What data features do we think are correlated with a customer who has churned?
2. Gather and Wrangle Data
Once the project passes the proposal stage and we have know the problem, solution, and questions, we can start in on the analysis portion. The first major step is to gather, clean, munge, and organize the data needed for analysis. This process can easily take up 90% of the total time for the project.
- Do we have data that will answer this question?
- Where did we get the data?
- How was the data sampled and is it representative without bias?
- How was the data obtained?
- Do we have access to the data?
- If we are performing supervised modeling is the target variable well defined?
- Have we cleaned the data and achieved data integrity before we begin to explore, visualize, and model the data?
- How will we combine the data if its coming from different sources?
- How will we tidy the data to get it ready for step 3?
3. Exploration, Analysis, and Visualization
Depending on the scope of the project, this may be one of the last steps if the task is simple. A data science or analysis project can generally be categorized into three types:
- Predictive: Are we looking at historical data to predict what will happen or categorize?
- Descriptive: Are we looking to understand the basic features of the data?
This step is the descriptive category. The goal is simply to understand the data. If your project entails finding simple summary statistics or trends then we’ll finish that here.
- View data distributions.
- Identify skewed predictors.
- Identify outliers.
- Calculate summary statistics
- Find trends.
- Uncover interesting insights.
Another popular visualization seeking mantra is:
- Overview: Gain and overview of the entire collection
- Zoom: Zoom in on items of interest (drilling into the data).
- Filter: Filter out uninteresting items.
- Details-on-Demand: Select and item or group and get details when needed.
If the project involves supervised or Unsupervised machine learning this step is integral to developing and influencing model design in step 4.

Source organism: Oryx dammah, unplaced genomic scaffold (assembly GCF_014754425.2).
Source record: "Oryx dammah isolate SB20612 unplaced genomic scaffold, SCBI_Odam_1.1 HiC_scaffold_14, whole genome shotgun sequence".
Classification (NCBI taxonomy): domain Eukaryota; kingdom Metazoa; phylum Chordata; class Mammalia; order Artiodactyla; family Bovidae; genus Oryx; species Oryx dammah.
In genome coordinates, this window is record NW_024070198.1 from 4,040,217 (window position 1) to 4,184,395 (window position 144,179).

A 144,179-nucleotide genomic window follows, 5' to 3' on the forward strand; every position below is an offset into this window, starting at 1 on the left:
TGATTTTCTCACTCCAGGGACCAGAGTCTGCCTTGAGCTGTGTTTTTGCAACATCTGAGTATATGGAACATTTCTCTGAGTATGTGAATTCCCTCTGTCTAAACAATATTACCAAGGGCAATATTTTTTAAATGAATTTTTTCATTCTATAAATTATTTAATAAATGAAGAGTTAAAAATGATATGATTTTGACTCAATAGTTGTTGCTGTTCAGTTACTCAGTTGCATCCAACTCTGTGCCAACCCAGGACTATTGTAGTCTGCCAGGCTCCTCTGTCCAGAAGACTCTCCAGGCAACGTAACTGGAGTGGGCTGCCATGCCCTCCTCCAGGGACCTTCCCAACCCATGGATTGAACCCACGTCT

If the project is to predict or infer then we’ll utilize machine learning techniques.
This method of modeling can be classified into two main areas. The goal is to take past data to predict or classify future data.
- Classification: A classification problem is when the output variable is a category.
- Regression: A regression problem is when the output variable is a real value.
This method of modeling is to find hidden structures in the data.
5. Interpretation & Evaluation
By this point we’ve munged the data, visualized it, explored it, and modeled it. Now its time to take stock of what happened and decide on what to do with what was learned.
- Do the results make sense?
- How you would communicate the results to others?
- What was learned?
- If we are going to continue this work, what next steps you would take with this project?
- Has someone with domain-knowledge validated the findings?
- For clustering, how will the clusters be translated into being useful for the business??
Communicating results is an integral and often overlooked aspect of analysis projects. One of the core tenants of this job function is to derive insight from data so the stakeholders can make business decisions. The scope of the project will generally dictate how to communicate the analysis. Generally, it will fall into one of these categories.
- Slack message
- Raw data